First acquainted with this game in Singapore at GCA 2009, I called NFS Nitro the "weird adopted red-headed child" of the franchise. It seems to have nothing going for it. Nature has abandoned it. It's on the Wii, the graphics are touch-and-go, there's no realism - it just can't stand up to recent racing titans like Forza 3 or even its sister title, Shift. And yet there's... something. It's almost like the developers understand your own very personal need for speed.
So it's on the Wii. Get over it. Wii owners are people too.
Testing this game included racing through a career, unlocking some content, customising my vehicles while stacking up cash for new ones, and employing various friends and fiancées to race some split-screen multi. I was fortunate enough to have a couple of different controller options at my disposal, so had a crack at it with these too. Nitro has impressed on a number of fronts, and despite a few failings, it's a quality racer for a system that this genre often leapfrogs.
Sidhe saw the value of producing a decent arcade racing game for the Wii back when they did Speed Racer. That game, too, had a face-melting physics engine that delivered an incredible feeling of pace. And that - in a nutshell - is what makes NFS Nitro such huge fun. In a Shelby GT at 153mph there's no room for error, so getting it right is that much more rewarding. Across several exciting game modes and with options galore, Nitro - the little engine that shouldn't - kind of does.
Oh, but it ain't perfect. The simplicity and lack of pretension with which Nitro succeeds, also means it lacks depth. And do we even need to get started on the graphics? I doubt it. For a Wii game they're okay, but gamers will know that it's capable of more. The trade off is that blistering pace and complex tracks, with few of the visual glitches that plagued the racers of old. While NFS Nitro uses real life vehicle franchises - letting you choose from super cars, performance cars or street cars - none of them are all that convincing. They tend to look like boxy cartoons, although the cartoon aesthetic has been carried over into cutscenes, characters, and into the game's menus and display. So at least it's consistent.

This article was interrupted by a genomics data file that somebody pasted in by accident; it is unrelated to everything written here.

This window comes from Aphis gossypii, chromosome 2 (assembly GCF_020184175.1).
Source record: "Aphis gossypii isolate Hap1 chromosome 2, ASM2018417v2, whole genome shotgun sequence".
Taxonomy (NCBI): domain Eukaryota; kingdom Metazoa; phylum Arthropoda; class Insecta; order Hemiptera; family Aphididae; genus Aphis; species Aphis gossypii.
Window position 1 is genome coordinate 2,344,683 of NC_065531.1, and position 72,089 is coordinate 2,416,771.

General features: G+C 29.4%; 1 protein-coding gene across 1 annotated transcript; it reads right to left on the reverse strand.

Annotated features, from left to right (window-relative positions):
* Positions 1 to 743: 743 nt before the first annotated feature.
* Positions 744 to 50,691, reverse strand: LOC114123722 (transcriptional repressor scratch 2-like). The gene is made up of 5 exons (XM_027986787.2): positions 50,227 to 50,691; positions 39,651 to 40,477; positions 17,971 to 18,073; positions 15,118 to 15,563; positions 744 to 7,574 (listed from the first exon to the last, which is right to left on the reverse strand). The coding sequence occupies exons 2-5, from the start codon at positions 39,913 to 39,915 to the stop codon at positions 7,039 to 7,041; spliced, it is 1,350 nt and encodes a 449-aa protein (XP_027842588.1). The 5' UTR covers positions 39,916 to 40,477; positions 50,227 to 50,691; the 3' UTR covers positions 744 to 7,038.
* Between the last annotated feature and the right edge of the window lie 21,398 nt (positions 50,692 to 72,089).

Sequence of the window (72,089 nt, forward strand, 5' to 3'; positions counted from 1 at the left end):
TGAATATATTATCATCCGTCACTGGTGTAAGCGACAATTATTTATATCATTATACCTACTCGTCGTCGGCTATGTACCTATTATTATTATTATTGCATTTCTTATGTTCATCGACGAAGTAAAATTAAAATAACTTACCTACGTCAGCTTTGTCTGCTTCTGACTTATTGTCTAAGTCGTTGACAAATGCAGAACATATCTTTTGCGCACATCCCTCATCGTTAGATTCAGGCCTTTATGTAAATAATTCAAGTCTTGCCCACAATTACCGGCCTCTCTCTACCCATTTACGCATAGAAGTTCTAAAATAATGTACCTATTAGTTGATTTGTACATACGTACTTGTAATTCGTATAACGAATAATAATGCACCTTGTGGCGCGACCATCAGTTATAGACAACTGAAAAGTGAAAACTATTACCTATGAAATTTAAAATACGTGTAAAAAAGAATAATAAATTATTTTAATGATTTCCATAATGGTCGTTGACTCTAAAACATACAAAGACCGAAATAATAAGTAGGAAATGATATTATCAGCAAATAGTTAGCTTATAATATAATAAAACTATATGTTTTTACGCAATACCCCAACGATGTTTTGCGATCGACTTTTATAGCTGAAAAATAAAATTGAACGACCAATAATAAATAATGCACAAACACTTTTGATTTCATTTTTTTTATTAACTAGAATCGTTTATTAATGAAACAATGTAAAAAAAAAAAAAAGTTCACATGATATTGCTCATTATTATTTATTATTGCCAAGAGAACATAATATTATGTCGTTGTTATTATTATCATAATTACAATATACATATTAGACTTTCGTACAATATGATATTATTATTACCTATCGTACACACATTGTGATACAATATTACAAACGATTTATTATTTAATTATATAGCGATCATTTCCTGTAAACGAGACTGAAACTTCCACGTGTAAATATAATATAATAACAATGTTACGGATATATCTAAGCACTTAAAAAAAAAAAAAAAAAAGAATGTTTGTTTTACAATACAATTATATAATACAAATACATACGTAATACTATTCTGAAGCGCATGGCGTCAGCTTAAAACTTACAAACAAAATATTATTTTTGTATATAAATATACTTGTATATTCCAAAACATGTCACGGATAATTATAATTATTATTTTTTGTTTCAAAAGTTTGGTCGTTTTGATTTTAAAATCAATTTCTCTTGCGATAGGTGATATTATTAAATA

First up you can leap into an arcade race, choosing from the cars and tracks available before you've unlocked anything. You can race in Madrid, Cairo, Singapore and a number of other (2) cities. Your opponents will more or less match your car class as you go. With 30 cars in all, the scope is a wee bit limited, but it will still take you a long time to collect them all. In arcade mode, most of the race types available in the career are playable as quick races: your standard circuit, elimination race (where the vehicle trailing the pack gets cut off every 30 seconds until there's only one left), the drag race, time attack, etc. This is a great way to pick-up-and-play.
Career mode is where you have a few more options, and of course everything is recorded, measured and rewarded. At first you've got nominal cash to purchase yourself a car, so you're stuck with a VW bus or a Renault 4L. Neither is overly inspiring, but in your garage you can colour it, graffiti it, stamp it and otherwise trick it out ready for your race. Depending on your performance in each race, you'll be awarded stars and cash, with star levels unlocking your next challenges as you move along. Also depending on whether you're hot or not are the game's many secrets - these include anything from a new paintbrush for use in your garage, to a shiny new car available for purchase. In all, the the career mode has been well thought out and packed with plenty enough features you keep you coming back.